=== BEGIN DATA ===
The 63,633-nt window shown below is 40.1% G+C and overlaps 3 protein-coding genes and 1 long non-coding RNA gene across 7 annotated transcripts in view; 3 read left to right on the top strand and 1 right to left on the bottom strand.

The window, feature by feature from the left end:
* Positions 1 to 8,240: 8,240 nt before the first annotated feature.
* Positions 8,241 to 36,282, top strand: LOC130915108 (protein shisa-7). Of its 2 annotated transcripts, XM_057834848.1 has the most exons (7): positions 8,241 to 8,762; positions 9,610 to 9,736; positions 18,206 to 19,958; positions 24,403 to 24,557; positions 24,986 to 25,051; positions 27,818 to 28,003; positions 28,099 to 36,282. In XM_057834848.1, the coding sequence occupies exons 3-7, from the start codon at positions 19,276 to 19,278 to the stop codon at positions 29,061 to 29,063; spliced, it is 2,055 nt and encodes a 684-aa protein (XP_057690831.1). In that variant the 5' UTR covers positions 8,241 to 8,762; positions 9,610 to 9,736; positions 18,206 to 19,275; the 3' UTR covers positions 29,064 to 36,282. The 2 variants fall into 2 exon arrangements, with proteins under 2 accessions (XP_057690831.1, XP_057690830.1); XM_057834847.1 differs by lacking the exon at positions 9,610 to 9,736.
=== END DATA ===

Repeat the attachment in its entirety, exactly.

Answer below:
The 63,633-nt window shown below is 40.1% G+C and overlaps 3 protein-coding genes and 1 long non-coding RNA gene across 7 annotated transcripts in view; 3 read left to right on the top strand and 1 right to left on the bottom strand.

The window, feature by feature from the left end:
* Positions 1 to 8,240: 8,240 nt before the first annotated feature.
* Positions 8,241 to 36,282, top strand: LOC130915108 (protein shisa-7). Of its 2 annotated transcripts, XM_057834848.1 has the most exons (7): positions 8,241 to 8,762; positions 9,610 to 9,736; positions 18,206 to 19,958; positions 24,403 to 24,557; positions 24,986 to 25,051; positions 27,818 to 28,003; positions 28,099 to 36,282. In XM_057834848.1, the coding sequence occupies exons 3-7, from the start codon at positions 19,276 to 19,278 to the stop codon at positions 29,061 to 29,063; spliced, it is 2,055 nt and encodes a 684-aa protein (XP_057690831.1). In that variant the 5' UTR covers positions 8,241 to 8,762; positions 9,610 to 9,736; positions 18,206 to 19,275; the 3' UTR covers positions 29,064 to 36,282. The 2 variants fall into 2 exon arrangements, with proteins under 2 accessions (XP_057690831.1, XP_057690830.1); XM_057834847.1 differs by lacking the exon at positions 9,610 to 9,736.